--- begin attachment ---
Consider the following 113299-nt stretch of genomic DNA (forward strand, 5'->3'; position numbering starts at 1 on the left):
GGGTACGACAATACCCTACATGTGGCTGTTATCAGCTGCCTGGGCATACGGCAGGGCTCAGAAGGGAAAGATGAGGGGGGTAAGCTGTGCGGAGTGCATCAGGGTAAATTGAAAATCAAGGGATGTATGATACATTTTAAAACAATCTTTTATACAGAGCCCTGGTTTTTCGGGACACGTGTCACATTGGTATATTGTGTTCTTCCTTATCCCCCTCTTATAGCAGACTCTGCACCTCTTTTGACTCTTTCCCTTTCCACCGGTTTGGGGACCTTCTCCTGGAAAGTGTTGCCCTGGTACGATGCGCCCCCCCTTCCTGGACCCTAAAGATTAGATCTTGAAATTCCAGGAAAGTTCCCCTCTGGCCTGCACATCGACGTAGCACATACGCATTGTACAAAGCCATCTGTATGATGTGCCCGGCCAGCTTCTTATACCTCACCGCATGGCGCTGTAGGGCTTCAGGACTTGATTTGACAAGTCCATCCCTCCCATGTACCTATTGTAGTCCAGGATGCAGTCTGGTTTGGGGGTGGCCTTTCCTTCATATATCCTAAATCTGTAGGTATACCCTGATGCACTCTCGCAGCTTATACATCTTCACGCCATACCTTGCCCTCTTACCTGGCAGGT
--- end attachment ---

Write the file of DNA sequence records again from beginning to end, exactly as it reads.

Consider the following 113299-nt stretch of genomic DNA (forward strand, 5'->3'; position numbering starts at 1 on the left):
GGGTACGACAATACCCTACATGTGGCTGTTATCAGCTGCCTGGGCATACGGCAGGGCTCAGAAGGGAAAGATGAGGGGGGTAAGCTGTGCGGAGTGCATCAGGGTAAATTGAAAATCAAGGGATGTATGATACATTTTAAAACAATCTTTTATACAGAGCCCTGGTTTTTCGGGACACGTGTCACATTGGTATATTGTGTTCTTCCTTATCCCCCTCTTATAGCAGACTCTGCACCTCTTTTGACTCTTTCCCTTTCCACCGGTTTGGGGACCTTCTCCTGGAAAGTGTTGCCCTGGTACGATGCGCCCCCCCTTCCTGGACCCTAAAGATTAGATCTTGAAATTCCAGGAAAGTTCCCCTCTGGCCTGCACATCGACGTAGCACATACGCATTGTACAAAGCCATCTGTATGATGTGCCCGGCCAGCTTCTTATACCTCACCGCATGGCGCTGTAGGGCTTCAGGACTTGATTTGACAAGTCCATCCCTCCCATGTACCTATTGTAGTCCAGGATGCAGTCTGGTTTGGGGGTGGCCTTTCCTTCATATATCCTAAATCTGTAGGTATACCCTGATGCACTCTCGCAGCTTATACATCTTCACGCCATACCTTGCCCTCTTACCTGGCAGGT